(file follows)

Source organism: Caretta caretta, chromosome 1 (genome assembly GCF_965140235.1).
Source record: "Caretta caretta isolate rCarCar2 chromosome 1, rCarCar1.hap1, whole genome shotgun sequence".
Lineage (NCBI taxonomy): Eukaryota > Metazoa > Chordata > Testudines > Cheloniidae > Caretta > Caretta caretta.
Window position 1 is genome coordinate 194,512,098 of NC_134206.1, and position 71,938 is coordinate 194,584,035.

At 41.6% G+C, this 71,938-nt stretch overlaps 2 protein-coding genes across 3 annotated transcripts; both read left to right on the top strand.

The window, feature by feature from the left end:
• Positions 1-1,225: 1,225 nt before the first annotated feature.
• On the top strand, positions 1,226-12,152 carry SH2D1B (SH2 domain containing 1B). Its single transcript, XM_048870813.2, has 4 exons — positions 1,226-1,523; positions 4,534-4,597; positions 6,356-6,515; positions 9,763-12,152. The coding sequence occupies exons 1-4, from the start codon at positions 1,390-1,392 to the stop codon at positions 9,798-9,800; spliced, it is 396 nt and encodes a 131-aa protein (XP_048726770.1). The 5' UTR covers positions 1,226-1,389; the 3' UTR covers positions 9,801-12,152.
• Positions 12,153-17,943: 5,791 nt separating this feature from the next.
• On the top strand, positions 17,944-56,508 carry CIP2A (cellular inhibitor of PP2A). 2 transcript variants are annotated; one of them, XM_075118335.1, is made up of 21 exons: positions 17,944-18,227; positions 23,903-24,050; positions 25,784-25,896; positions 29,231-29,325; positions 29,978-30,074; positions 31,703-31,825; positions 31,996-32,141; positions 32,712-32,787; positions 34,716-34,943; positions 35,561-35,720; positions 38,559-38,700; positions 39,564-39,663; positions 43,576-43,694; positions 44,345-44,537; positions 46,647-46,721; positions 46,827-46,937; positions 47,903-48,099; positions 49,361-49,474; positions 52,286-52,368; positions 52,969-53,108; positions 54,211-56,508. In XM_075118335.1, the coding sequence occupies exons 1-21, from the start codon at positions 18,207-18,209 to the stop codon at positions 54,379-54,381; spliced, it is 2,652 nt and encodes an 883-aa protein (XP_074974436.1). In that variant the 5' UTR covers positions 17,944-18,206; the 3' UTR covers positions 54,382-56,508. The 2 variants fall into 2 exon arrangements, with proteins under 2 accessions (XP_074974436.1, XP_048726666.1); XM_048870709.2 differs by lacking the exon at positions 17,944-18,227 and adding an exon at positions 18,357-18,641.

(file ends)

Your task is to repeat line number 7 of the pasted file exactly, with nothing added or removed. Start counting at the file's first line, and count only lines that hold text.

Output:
• Positions 1-1,225: 1,225 nt before the first annotated feature.